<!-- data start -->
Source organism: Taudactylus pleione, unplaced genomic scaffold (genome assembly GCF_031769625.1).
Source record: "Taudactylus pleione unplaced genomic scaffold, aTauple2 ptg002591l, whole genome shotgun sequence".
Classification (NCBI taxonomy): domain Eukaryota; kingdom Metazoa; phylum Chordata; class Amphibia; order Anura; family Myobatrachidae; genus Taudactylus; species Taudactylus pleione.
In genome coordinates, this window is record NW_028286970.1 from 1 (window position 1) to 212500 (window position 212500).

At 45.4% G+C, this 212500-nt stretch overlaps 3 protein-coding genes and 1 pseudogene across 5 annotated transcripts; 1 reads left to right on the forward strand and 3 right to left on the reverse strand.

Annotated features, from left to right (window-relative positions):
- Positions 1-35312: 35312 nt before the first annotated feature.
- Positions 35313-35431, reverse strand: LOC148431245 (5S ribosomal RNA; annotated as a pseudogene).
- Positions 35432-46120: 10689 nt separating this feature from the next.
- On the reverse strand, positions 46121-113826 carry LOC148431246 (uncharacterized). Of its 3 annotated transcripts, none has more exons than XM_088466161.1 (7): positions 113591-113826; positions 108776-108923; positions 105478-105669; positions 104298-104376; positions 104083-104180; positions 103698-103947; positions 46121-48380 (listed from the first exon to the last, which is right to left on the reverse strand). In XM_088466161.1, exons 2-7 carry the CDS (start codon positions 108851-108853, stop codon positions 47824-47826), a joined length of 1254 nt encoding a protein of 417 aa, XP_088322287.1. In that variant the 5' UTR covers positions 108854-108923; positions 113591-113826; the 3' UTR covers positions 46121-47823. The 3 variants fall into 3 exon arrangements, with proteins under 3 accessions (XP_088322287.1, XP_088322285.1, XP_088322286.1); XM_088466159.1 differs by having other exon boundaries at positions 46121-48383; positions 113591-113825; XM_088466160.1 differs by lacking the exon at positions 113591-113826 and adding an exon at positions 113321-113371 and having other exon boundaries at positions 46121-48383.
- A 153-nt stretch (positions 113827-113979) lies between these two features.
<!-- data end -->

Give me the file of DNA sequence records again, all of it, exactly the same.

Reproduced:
Source organism: Taudactylus pleione, unplaced genomic scaffold (genome assembly GCF_031769625.1).
Source record: "Taudactylus pleione unplaced genomic scaffold, aTauple2 ptg002591l, whole genome shotgun sequence".
Classification (NCBI taxonomy): domain Eukaryota; kingdom Metazoa; phylum Chordata; class Amphibia; order Anura; family Myobatrachidae; genus Taudactylus; species Taudactylus pleione.
In genome coordinates, this window is record NW_028286970.1 from 1 (window position 1) to 212500 (window position 212500).

At 45.4% G+C, this 212500-nt stretch overlaps 3 protein-coding genes and 1 pseudogene across 5 annotated transcripts; 1 reads left to right on the forward strand and 3 right to left on the reverse strand.

Annotated features, from left to right (window-relative positions):
- Positions 1-35312: 35312 nt before the first annotated feature.
- Positions 35313-35431, reverse strand: LOC148431245 (5S ribosomal RNA; annotated as a pseudogene).
- Positions 35432-46120: 10689 nt separating this feature from the next.
- On the reverse strand, positions 46121-113826 carry LOC148431246 (uncharacterized). Of its 3 annotated transcripts, none has more exons than XM_088466161.1 (7): positions 113591-113826; positions 108776-108923; positions 105478-105669; positions 104298-104376; positions 104083-104180; positions 103698-103947; positions 46121-48380 (listed from the first exon to the last, which is right to left on the reverse strand). In XM_088466161.1, exons 2-7 carry the CDS (start codon positions 108851-108853, stop codon positions 47824-47826), a joined length of 1254 nt encoding a protein of 417 aa, XP_088322287.1. In that variant the 5' UTR covers positions 108854-108923; positions 113591-113826; the 3' UTR covers positions 46121-47823. The 3 variants fall into 3 exon arrangements, with proteins under 3 accessions (XP_088322287.1, XP_088322285.1, XP_088322286.1); XM_088466159.1 differs by having other exon boundaries at positions 46121-48383; positions 113591-113825; XM_088466160.1 differs by lacking the exon at positions 113591-113826 and adding an exon at positions 113321-113371 and having other exon boundaries at positions 46121-48383.
- A 153-nt stretch (positions 113827-113979) lies between these two features.